To enable comparisons with earlier studies on visually guided grasping, we first ran a balanced contrast of Grasping [of Complex and Simple Objects] > Reaching. This contrast was empty. However, since reaching always involved the presence of complex objects, and the participants did not know ahead of time that it was going to be a reaching trial, the reaching task was quite demanding (i.e., required the processing of object features and a change in cognitive decision/manual performance). Therefore, a more appropriate comparison would involve a balanced contrast between Grasping of Complex Objects vs. Reaching toward Complex Objects. This was indeed the case. In addition to the expected greater involvement of the sensorimotor cortex on the left, a widespread somatosensory (primary or SI, and SII) engagement on the right, this contrast also revealed a familiar contribution of left aIPS (and to a lesser degree its right hemisphere counterpart), as well as rSPG, aSMG, and PMv exclusively on the right. In fact, except for the missing bilateral PMd and left SPOC contribution, this dorsal stream activity was very similar to the one observed for grasping vs. reaching in a study by Króliczak et al. (2008). The observed significant clusters of activity are shown in Figure 3D.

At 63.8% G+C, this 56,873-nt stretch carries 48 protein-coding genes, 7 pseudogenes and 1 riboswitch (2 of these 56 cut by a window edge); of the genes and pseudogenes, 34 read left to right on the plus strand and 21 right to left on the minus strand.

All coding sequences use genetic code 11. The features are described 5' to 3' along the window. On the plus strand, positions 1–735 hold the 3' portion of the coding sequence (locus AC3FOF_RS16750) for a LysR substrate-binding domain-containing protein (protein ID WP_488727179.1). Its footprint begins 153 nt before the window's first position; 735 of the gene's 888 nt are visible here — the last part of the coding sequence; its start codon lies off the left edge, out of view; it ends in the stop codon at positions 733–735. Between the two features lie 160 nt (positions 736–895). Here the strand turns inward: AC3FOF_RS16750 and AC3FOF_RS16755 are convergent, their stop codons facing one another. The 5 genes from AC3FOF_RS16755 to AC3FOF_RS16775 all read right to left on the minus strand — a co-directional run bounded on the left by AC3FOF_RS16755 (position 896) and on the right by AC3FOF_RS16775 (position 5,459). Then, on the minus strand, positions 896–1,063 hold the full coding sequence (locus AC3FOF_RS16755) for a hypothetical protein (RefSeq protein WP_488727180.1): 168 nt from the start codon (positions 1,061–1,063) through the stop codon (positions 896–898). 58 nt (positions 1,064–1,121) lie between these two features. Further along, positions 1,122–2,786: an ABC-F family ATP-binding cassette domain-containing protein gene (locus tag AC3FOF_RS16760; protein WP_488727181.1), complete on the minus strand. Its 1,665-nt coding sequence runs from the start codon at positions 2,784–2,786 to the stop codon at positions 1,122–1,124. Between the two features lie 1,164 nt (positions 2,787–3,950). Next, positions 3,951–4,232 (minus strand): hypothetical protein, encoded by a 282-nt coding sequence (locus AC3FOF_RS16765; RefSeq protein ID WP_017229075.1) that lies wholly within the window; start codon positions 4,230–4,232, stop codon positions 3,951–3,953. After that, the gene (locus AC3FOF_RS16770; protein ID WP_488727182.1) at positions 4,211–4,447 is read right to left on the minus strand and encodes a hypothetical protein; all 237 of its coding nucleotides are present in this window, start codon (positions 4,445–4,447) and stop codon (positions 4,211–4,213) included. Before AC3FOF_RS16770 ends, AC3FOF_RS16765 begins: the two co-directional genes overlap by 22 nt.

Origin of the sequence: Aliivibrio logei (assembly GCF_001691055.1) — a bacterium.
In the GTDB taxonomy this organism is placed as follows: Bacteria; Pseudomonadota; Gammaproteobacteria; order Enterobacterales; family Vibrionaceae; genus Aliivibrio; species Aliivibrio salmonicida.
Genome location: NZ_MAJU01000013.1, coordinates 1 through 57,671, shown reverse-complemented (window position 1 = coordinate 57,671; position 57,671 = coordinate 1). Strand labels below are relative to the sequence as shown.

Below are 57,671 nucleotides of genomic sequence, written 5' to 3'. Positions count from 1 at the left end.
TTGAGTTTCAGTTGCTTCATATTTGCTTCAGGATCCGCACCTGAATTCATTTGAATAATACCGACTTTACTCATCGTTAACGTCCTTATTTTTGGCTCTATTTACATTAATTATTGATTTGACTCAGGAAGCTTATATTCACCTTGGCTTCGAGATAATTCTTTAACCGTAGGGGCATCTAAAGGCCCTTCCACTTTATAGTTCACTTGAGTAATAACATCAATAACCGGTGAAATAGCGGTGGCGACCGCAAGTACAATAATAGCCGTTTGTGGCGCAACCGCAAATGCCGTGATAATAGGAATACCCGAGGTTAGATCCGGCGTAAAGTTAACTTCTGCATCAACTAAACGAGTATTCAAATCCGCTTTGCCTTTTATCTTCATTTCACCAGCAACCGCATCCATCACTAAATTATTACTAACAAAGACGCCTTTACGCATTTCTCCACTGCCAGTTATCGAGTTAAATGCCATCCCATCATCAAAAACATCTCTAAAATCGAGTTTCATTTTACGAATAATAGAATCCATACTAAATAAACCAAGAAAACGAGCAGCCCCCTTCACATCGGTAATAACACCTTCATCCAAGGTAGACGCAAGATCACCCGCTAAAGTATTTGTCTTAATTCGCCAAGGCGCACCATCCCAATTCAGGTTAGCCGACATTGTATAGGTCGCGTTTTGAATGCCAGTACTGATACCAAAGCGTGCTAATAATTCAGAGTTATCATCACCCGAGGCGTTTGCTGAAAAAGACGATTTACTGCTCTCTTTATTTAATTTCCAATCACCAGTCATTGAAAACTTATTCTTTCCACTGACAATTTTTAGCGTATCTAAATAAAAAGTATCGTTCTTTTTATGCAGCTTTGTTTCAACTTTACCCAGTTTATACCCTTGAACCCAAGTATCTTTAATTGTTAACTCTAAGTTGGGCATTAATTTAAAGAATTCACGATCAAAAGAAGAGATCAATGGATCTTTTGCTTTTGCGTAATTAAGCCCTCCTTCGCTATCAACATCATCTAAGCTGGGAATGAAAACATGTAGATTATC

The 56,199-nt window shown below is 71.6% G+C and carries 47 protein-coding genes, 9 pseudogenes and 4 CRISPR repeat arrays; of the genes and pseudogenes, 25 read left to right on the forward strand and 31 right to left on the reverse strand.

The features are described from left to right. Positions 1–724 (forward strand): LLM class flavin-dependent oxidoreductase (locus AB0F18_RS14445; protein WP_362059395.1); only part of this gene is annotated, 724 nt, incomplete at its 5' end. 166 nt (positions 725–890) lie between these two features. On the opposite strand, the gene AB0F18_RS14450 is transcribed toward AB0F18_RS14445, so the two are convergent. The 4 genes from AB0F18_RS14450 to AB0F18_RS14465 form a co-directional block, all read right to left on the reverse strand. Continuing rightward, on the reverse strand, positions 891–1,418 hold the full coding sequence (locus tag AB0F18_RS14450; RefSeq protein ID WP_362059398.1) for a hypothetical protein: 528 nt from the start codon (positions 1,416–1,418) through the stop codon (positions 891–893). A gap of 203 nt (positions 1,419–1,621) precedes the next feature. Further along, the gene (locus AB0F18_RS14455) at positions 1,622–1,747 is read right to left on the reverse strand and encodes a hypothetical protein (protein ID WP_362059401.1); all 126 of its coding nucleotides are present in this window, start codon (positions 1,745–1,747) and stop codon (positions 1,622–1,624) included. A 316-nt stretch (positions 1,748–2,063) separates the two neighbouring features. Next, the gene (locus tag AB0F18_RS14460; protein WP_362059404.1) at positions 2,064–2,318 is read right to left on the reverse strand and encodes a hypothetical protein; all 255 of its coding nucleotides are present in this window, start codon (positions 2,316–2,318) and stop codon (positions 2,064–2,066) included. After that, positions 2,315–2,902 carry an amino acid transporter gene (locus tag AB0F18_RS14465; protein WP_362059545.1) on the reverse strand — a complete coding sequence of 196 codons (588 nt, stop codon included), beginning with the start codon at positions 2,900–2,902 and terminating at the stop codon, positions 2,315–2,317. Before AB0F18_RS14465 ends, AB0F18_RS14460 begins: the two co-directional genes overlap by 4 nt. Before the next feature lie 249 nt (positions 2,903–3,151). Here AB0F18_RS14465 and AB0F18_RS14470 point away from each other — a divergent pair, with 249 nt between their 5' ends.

Haptically-Guided Grasping of Complex vs. Simple Objects